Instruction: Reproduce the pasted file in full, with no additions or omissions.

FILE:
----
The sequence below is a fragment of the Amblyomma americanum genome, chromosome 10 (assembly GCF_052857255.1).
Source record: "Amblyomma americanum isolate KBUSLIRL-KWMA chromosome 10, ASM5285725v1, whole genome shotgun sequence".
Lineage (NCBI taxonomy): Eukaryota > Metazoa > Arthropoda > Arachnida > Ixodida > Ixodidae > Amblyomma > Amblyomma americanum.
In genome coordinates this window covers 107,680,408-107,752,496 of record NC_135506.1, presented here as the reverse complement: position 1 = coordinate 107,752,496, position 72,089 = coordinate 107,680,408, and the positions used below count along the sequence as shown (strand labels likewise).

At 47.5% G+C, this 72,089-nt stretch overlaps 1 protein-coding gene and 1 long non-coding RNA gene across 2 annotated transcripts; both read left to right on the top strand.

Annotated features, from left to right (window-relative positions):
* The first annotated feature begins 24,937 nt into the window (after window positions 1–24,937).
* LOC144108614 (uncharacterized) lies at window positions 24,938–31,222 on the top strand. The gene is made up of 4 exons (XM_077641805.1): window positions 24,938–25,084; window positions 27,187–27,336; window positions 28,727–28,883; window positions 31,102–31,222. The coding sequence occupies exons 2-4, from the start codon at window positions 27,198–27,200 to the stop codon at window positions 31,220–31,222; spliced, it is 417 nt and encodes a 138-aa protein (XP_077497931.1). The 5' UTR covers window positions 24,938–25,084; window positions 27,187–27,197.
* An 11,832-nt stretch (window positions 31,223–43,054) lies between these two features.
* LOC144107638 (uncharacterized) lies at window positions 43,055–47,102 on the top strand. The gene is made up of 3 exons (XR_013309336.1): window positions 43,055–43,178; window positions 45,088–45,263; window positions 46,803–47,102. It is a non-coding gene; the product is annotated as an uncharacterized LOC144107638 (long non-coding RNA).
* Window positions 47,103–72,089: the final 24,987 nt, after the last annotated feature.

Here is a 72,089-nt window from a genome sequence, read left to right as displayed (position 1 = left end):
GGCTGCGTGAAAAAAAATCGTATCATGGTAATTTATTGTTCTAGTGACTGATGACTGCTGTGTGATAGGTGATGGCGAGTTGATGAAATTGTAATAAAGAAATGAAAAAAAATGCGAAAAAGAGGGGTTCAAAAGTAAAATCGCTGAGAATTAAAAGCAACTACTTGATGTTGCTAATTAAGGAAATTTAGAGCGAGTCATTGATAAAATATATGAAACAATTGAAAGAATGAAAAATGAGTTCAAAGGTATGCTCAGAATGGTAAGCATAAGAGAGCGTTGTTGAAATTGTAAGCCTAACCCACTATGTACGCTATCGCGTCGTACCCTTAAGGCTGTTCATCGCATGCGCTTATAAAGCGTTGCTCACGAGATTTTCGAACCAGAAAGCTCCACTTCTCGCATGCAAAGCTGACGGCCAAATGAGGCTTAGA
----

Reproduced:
The sequence below is a fragment of the Amblyomma americanum genome, chromosome 10 (assembly GCF_052857255.1).
Source record: "Amblyomma americanum isolate KBUSLIRL-KWMA chromosome 10, ASM5285725v1, whole genome shotgun sequence".
Lineage (NCBI taxonomy): Eukaryota > Metazoa > Arthropoda > Arachnida > Ixodida > Ixodidae > Amblyomma > Amblyomma americanum.
In genome coordinates this window covers 107,680,408-107,752,496 of record NC_135506.1, presented here as the reverse complement: position 1 = coordinate 107,752,496, position 72,089 = coordinate 107,680,408, and the positions used below count along the sequence as shown (strand labels likewise).

At 47.5% G+C, this 72,089-nt stretch overlaps 1 protein-coding gene and 1 long non-coding RNA gene across 2 annotated transcripts; both read left to right on the top strand.

Annotated features, from left to right (window-relative positions):
* The first annotated feature begins 24,937 nt into the window (after window positions 1–24,937).
* LOC144108614 (uncharacterized) lies at window positions 24,938–31,222 on the top strand. The gene is made up of 4 exons (XM_077641805.1): window positions 24,938–25,084; window positions 27,187–27,336; window positions 28,727–28,883; window positions 31,102–31,222. The coding sequence occupies exons 2-4, from the start codon at window positions 27,198–27,200 to the stop codon at window positions 31,220–31,222; spliced, it is 417 nt and encodes a 138-aa protein (XP_077497931.1). The 5' UTR covers window positions 24,938–25,084; window positions 27,187–27,197.
* An 11,832-nt stretch (window positions 31,223–43,054) lies between these two features.
* LOC144107638 (uncharacterized) lies at window positions 43,055–47,102 on the top strand. The gene is made up of 3 exons (XR_013309336.1): window positions 43,055–43,178; window positions 45,088–45,263; window positions 46,803–47,102. It is a non-coding gene; the product is annotated as an uncharacterized LOC144107638 (long non-coding RNA).
* Window positions 47,103–72,089: the final 24,987 nt, after the last annotated feature.

Here is a 72,089-nt window from a genome sequence, read left to right as displayed (position 1 = left end):
GGCTGCGTGAAAAAAAATCGTATCATGGTAATTTATTGTTCTAGTGACTGATGACTGCTGTGTGATAGGTGATGGCGAGTTGATGAAATTGTAATAAAGAAATGAAAAAAAATGCGAAAAAGAGGGGTTCAAAAGTAAAATCGCTGAGAATTAAAAGCAACTACTTGATGTTGCTAATTAAGGAAATTTAGAGCGAGTCATTGATAAAATATATGAAACAATTGAAAGAATGAAAAATGAGTTCAAAGGTATGCTCAGAATGGTAAGCATAAGAGAGCGTTGTTGAAATTGTAAGCCTAACCCACTATGTACGCTATCGCGTCGTACCCTTAAGGCTGTTCATCGCATGCGCTTATAAAGCGTTGCTCACGAGATTTTCGAACCAGAAAGCTCCACTTCTCGCATGCAAAGCTGACGGCCAAATGAGGCTTAGA